Some Buildings on the Skyline of the Past


It’s funny how memory works. Budd Schulberg’s death yesterday got me thinking about On the Waterfront and The Harder They Fall, which got me thinking about Hollywood, and Schulberg’s collaboration, when he was 24, with the down-on-his-luck F. Scott Fitzgerald.

This in turn got me thinking about the fall of 2001 — actually, I’d been thinking about that time in my life anyway, so it was just another reminder — because that fall I was reading all of Fitzgerald, and I’d turned 24 myself just a couple weeks before 9/11, which remained in the distant background amid the general meltdown of my entire personal life in the foreground.

Jesse Nathan, in footnote iii of his essay from yesterday, writes that “pieces of art, if they succeed, become fixed points in memory. They become buildings on the skyline of the past.” That might be especially true during stressful times. I can’t remember what I was supposedly studying in college that semester, or what precisely I was doing for money, but I do remember, vividly, almost everything I read then.

Fitzgerald of course, and almost every story in Zoetrope: All-Story Vol. 5 #3, for example. The first story in that issue is a Hollywood story, which then reminded me of another litmag I read around then, Tin House 6: Hollywood.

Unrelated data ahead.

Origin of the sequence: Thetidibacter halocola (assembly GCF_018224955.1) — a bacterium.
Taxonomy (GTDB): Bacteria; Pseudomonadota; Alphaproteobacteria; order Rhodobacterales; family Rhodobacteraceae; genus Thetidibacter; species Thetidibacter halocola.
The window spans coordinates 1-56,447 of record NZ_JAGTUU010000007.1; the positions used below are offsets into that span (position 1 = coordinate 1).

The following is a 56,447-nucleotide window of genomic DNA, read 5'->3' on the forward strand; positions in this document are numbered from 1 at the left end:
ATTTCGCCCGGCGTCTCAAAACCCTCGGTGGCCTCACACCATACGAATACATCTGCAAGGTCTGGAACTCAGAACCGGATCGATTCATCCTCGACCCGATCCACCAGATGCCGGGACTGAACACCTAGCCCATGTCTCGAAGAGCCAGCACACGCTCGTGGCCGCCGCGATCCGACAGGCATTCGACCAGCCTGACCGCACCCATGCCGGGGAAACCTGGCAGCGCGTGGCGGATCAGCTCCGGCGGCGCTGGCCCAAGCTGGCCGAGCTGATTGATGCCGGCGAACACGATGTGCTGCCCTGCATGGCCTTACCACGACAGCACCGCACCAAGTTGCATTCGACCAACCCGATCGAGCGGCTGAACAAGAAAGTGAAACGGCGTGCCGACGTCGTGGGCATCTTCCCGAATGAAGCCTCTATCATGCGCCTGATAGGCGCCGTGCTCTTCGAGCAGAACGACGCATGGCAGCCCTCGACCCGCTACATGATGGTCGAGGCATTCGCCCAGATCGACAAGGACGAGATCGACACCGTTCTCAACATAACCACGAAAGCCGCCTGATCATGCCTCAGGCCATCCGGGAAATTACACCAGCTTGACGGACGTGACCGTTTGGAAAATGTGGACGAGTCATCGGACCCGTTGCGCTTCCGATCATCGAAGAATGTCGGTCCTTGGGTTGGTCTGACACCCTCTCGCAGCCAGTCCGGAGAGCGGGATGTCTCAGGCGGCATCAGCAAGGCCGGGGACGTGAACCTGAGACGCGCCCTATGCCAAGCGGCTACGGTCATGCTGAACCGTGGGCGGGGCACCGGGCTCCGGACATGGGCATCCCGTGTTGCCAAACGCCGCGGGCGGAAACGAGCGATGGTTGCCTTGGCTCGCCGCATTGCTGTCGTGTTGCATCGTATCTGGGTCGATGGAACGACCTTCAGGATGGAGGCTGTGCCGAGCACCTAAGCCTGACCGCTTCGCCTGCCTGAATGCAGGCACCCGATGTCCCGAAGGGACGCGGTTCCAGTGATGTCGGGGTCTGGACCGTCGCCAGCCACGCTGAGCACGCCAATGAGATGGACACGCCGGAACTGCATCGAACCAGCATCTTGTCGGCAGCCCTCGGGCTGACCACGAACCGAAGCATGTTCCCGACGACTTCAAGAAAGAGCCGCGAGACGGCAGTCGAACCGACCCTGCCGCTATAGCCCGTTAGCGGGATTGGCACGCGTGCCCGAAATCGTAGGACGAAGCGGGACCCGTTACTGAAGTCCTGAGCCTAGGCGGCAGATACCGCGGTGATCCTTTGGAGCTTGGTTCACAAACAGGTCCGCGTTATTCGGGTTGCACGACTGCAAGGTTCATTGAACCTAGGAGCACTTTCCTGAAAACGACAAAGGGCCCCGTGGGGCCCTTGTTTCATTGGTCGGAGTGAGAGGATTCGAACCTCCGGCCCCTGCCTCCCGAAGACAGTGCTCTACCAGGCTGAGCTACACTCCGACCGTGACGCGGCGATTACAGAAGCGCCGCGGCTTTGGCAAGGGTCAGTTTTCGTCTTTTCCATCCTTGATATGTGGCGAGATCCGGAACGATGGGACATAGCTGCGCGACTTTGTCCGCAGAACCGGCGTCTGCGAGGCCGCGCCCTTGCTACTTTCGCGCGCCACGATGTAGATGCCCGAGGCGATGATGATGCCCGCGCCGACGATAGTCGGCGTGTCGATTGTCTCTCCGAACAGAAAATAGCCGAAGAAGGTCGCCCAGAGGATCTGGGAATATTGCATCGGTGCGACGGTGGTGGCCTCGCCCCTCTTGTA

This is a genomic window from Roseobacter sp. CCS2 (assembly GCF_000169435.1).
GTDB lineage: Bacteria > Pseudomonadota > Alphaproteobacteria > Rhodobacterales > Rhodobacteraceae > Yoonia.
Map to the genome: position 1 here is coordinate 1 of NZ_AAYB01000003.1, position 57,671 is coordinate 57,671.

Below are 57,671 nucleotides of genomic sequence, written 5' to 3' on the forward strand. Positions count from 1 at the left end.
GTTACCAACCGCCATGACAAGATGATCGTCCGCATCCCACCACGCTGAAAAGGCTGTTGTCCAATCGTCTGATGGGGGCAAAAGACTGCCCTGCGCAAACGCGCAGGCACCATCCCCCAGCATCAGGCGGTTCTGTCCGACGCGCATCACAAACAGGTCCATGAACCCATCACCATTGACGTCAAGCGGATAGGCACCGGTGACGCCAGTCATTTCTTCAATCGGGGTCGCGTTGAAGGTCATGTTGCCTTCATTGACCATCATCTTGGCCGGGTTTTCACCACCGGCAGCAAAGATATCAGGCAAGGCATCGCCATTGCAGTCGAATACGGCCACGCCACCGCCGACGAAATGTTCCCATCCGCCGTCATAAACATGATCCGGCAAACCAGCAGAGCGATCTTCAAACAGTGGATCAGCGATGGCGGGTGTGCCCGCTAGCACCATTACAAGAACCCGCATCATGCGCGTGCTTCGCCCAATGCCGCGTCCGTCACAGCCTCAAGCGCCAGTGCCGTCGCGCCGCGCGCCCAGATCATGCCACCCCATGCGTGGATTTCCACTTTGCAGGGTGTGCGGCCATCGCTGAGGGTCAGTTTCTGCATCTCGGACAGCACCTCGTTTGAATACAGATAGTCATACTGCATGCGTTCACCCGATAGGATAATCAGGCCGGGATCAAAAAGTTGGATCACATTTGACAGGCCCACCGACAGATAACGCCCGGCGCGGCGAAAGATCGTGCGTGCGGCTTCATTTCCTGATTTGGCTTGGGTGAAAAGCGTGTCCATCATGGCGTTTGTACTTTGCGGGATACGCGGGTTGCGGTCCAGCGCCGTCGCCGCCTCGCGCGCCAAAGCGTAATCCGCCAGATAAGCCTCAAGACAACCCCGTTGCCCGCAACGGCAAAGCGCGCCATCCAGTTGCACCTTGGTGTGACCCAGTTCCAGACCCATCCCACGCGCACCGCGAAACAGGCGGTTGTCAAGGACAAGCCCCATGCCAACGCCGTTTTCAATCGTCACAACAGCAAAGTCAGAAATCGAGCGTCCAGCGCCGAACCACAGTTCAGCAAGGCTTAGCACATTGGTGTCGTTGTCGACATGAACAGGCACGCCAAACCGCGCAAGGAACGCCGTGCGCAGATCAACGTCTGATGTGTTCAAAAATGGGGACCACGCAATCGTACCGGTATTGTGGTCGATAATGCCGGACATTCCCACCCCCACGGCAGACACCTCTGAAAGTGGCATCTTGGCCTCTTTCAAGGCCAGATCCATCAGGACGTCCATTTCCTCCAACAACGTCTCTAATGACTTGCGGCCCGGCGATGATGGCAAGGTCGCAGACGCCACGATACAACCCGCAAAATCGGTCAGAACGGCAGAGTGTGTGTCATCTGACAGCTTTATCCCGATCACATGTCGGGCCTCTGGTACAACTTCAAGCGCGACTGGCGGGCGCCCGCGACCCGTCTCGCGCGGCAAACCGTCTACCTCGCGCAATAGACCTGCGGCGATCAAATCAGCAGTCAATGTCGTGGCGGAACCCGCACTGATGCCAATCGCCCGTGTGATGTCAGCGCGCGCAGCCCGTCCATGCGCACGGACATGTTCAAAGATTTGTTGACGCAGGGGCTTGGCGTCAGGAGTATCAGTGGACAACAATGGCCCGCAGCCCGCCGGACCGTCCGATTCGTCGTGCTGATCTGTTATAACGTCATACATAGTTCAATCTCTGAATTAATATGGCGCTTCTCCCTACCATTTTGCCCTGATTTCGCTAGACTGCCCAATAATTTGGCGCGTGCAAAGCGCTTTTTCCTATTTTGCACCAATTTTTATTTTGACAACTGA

Thanks to this confluence of reminders, I thought of one extraordinary piece in that issue of Tin House by Barney Rosset, in which he tells the story of how he got Samuel Beckett to write a film, called Film, which ultimately starred an elderly Buster Keaton. I think I’ll quote from it.

The first actor Beckett wanted for the only major role in Film was the Irish actor Jack McGowran. He was unavailable, as was Charlie Chaplin, and so was Zero Mostel … Finally Alan [Schneider, one of Rosset’s partners in this venture] suggested Buster Keaton. Sam liked the idea, so Alan flew out to Hollywood to sign Buster up. There he found Buster living in extremely modern circumstances. On arrival he had to wait in a separate room while Keaton finished up an imaginary poker game with, among others, the legendary (but long-dead) Hollywood mogul Irving Thalberg. Keaton took the job. During an interview, Beckett told Kevin Brownlow (a Keaton scholar) that “Buster Keaton was inaccessible. He had a poker mind as well as a poker face… He had great endurance, he was very tough, and, yes, reliable. And when you saw that face at the end — oh. At last.”

Unusually for Tin House, the entire article is online. You can also watch Film on YouTube, in three parts. I was especially struck by the sequence in which Buster Keaton puts out his cat, only to have it run back in when he tries to put the dog out, only to have the dog run back in when he puts the cat back out; it’s a slapstick sequence typical of both Keaton and Beckett.

Jeremy Hatch is a writer, musician, and professional bookseller leading a cheerful, aimless life in San Francisco. He is the Junior Literary Editor of the Rumpus and has a blog which he updates once in a while. More from this author →